Watership Down June 30, 2010 - October 01, 2010
About the Work
Watership Down relates to the 1972 novel by Richard Adams, which tells the story of a family of rabbits that are searching for a new place to call home after their warren has been destroyed. At a tumultuous time in Cleveland’s history in which many people have lost their homes, the parable illustrated in Watership Down seems particularly apt.
These fragments of homes, built in styles and colors found throughout Cleveland’s historic working class neighborhoods, appear to be either rising or sinking depending upon the perspective of the viewer. The idea of home is something that can no longer be taken for granted. However, like the rabbits in the novel, Clevelanders continue to show strength and resiliency as they seek to shape their lives in the aftermath of a crisis.
Jon Reed holds a Masters of Architecture from the University of Toronto and is an artist and designer, living and working in Toronto, Canada. Many of Jon’s pieces are created through various exploration of public space, including but not limited to: streets, pathways, lobbies, and public transportation. With the employment of various mediums, his work attempts to question and highlight how we define, perceive, remember, occupy, and activate public spaces and the architecture of cities while targeting current local and global issues.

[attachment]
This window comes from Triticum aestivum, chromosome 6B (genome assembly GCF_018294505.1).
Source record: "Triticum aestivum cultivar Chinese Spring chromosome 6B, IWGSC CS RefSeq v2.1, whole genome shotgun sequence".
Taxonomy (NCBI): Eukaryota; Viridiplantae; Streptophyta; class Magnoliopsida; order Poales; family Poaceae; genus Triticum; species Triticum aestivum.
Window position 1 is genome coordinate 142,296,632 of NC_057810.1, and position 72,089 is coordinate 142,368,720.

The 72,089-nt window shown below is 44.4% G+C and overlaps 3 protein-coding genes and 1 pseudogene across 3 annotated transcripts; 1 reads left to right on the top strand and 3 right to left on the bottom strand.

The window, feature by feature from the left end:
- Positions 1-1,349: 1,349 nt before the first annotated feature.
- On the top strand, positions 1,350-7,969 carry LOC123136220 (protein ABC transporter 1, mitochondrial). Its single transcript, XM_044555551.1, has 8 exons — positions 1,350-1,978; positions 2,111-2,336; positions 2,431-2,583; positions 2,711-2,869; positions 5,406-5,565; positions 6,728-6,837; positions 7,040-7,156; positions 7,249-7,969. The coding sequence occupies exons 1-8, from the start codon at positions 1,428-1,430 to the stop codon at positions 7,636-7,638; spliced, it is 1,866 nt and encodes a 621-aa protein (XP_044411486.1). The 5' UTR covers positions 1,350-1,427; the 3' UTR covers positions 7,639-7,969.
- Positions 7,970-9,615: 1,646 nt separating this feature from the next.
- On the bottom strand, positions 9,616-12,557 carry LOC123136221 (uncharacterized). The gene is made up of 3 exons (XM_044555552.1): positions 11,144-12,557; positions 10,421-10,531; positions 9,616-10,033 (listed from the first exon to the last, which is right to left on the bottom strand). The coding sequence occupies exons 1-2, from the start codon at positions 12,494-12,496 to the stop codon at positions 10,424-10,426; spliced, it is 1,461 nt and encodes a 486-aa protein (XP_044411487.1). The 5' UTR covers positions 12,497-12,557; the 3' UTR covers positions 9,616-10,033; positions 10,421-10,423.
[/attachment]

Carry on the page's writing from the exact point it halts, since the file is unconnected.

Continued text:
Maier Yagod is an architect, artist, and graphic designer. He holds a Masters of Architecture degree from the University of Toronto and a Bachelors degree from the Hebrew University in Jerusalem. He has worked for Zvi Hecker architect in Amsterdam, Bruce Mau in Toronto, and Sauerbruch Hutton in Berlin. Currently, he is working for Moshe Margalith Architect. His projects include covert public art pieces, covert artistic creations, and critical research and writing.
How It Started
The See Also program strives to initiate creative, innovative, and thought-provoking works of art that add to the Library’s broad range of cultural programming. “See Also” is in reference to a term used in library cataloging which essentially means “look here, but also look for these related terms which cover similar topics.” Learning how to connect a wide range of topics and ideas to one another is something that the Library is interested in doing through artwork. Because libraries across the country are striving to provide information, programs, and materials that are more interactive and engaging to the public, using the term “See Also” as the name of this program is a way of connecting people to the past in a forward-looking way.
2010 is the inaugural year of this program and the Library received 30 proposals from a wide range of artists. Members of the committee that selected Watership Down include:
• Margo Crutchfield, Senior Curator at MOCA Cleveland
• Pamela Eyerdam, Fine Arts and Special Collections Manager at Cleveland Public Library
• Christopher Lynn, Executive Director at SPACES Gallery
• Paola Morsiani, Contemporary Art Curator at the Cleveland Museum of Art
• H. Scott Westover, Curator of the Progressive Insurance Art Collection
See Also has been generously funded through an endowment fund set up by Lockwood Thompson, who was an avid art collector and trustee to the Cleveland Public Library. This program is a collaboration between the Library and LAND studio.